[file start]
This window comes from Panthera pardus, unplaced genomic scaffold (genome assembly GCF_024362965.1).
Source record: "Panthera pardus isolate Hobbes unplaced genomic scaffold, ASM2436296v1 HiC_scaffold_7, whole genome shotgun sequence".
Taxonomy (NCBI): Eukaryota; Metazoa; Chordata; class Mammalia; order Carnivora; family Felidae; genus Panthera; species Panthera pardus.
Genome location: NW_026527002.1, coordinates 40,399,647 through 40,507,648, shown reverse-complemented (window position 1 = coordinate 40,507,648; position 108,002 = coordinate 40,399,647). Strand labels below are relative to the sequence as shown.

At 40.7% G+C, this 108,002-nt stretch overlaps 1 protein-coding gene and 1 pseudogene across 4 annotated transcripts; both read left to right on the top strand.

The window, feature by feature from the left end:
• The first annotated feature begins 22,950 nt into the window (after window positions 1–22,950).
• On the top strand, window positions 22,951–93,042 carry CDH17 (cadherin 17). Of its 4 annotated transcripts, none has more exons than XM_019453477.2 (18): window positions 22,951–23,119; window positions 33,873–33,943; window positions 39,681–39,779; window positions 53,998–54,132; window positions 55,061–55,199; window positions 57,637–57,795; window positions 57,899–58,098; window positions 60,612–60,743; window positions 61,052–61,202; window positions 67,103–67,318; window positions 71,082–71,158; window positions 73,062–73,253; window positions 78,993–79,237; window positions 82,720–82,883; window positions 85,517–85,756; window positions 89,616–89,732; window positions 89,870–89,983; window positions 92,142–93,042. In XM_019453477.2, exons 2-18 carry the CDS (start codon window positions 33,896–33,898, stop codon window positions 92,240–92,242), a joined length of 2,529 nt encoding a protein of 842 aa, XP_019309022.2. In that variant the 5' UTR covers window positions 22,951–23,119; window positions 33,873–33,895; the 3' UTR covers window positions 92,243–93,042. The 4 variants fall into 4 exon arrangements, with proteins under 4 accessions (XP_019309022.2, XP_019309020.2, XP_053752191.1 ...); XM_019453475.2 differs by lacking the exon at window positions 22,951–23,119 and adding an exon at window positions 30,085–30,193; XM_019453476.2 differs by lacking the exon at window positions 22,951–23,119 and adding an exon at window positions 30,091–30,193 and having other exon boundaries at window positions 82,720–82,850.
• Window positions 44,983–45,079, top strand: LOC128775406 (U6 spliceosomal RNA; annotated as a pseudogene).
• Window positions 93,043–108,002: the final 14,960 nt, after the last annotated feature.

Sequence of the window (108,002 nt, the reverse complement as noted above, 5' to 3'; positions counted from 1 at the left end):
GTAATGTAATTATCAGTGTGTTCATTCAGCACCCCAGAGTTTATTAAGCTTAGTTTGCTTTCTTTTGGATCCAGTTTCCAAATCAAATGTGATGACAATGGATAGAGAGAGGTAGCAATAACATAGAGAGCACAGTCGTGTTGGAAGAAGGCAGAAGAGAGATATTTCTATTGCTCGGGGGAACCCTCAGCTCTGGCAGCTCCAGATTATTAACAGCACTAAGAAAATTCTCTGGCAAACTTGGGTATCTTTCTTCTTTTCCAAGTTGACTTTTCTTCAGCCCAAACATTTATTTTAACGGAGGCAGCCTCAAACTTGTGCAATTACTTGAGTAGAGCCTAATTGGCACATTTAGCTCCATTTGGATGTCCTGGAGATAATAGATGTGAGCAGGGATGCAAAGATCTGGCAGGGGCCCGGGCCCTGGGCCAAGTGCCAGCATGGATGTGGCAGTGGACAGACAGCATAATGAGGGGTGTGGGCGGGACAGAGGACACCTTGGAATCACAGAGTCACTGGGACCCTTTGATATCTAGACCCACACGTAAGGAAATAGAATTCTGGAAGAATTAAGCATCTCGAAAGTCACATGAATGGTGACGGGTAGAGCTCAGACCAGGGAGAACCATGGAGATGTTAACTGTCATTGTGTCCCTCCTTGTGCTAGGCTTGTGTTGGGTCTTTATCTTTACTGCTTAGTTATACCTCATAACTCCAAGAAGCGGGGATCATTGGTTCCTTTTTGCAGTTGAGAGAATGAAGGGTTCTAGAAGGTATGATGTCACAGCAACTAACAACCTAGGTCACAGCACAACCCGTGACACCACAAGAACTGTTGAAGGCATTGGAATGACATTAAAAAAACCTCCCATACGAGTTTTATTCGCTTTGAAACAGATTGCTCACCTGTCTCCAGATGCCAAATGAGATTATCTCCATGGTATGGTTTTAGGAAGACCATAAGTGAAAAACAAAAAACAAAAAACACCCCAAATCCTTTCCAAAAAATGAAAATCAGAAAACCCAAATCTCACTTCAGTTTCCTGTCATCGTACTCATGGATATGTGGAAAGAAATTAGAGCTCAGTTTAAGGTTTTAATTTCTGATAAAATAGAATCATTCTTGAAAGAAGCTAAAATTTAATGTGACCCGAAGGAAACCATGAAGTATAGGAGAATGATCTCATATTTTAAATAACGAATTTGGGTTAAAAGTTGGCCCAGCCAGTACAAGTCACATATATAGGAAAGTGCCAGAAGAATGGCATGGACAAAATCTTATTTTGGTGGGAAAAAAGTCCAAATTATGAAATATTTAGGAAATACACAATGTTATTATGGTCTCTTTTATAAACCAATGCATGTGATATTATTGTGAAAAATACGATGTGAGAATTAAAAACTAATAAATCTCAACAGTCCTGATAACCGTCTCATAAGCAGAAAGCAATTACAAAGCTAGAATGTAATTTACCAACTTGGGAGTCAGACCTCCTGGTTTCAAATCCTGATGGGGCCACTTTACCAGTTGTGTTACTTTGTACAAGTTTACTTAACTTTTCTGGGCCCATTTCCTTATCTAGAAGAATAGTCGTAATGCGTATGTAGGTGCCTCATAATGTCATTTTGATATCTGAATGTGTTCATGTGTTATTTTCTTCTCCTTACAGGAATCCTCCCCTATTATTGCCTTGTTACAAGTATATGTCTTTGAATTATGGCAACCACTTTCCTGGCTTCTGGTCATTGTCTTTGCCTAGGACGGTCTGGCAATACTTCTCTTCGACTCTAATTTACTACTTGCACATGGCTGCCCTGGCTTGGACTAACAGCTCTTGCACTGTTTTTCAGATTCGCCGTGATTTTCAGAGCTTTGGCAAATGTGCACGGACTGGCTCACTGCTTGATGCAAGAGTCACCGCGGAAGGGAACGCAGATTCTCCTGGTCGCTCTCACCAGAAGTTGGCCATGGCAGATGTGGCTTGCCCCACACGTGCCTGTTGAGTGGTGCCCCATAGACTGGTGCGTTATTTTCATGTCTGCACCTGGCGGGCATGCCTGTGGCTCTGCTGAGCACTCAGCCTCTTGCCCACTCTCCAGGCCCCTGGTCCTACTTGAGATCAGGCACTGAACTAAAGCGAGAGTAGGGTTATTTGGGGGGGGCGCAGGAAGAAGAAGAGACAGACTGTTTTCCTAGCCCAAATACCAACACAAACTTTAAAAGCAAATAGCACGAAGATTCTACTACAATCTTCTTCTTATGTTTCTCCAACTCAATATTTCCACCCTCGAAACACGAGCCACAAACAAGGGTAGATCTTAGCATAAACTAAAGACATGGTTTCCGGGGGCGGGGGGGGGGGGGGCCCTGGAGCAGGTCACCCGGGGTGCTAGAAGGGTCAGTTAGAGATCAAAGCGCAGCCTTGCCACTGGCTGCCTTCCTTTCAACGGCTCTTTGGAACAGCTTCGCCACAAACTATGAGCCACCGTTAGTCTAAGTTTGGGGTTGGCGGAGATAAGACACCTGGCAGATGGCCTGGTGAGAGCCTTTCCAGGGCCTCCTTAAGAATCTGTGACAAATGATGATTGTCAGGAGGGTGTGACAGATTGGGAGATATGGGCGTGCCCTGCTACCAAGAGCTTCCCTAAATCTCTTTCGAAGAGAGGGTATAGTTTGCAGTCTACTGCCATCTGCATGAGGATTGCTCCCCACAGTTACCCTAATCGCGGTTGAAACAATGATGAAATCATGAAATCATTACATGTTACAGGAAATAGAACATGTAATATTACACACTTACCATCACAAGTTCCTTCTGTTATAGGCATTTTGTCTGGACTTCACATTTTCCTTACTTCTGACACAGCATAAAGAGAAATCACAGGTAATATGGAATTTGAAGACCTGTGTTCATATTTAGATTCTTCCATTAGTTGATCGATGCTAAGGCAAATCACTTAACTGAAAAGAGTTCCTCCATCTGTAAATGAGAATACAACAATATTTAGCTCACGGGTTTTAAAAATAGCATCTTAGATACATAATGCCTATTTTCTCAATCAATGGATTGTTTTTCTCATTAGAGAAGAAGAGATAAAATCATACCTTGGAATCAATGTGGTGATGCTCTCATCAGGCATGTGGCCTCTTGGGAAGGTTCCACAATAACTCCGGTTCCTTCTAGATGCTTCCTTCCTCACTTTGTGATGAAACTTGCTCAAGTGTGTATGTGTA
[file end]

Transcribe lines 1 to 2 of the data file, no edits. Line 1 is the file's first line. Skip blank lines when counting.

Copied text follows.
This window comes from Panthera pardus, unplaced genomic scaffold (genome assembly GCF_024362965.1).
Source record: "Panthera pardus isolate Hobbes unplaced genomic scaffold, ASM2436296v1 HiC_scaffold_7, whole genome shotgun sequence".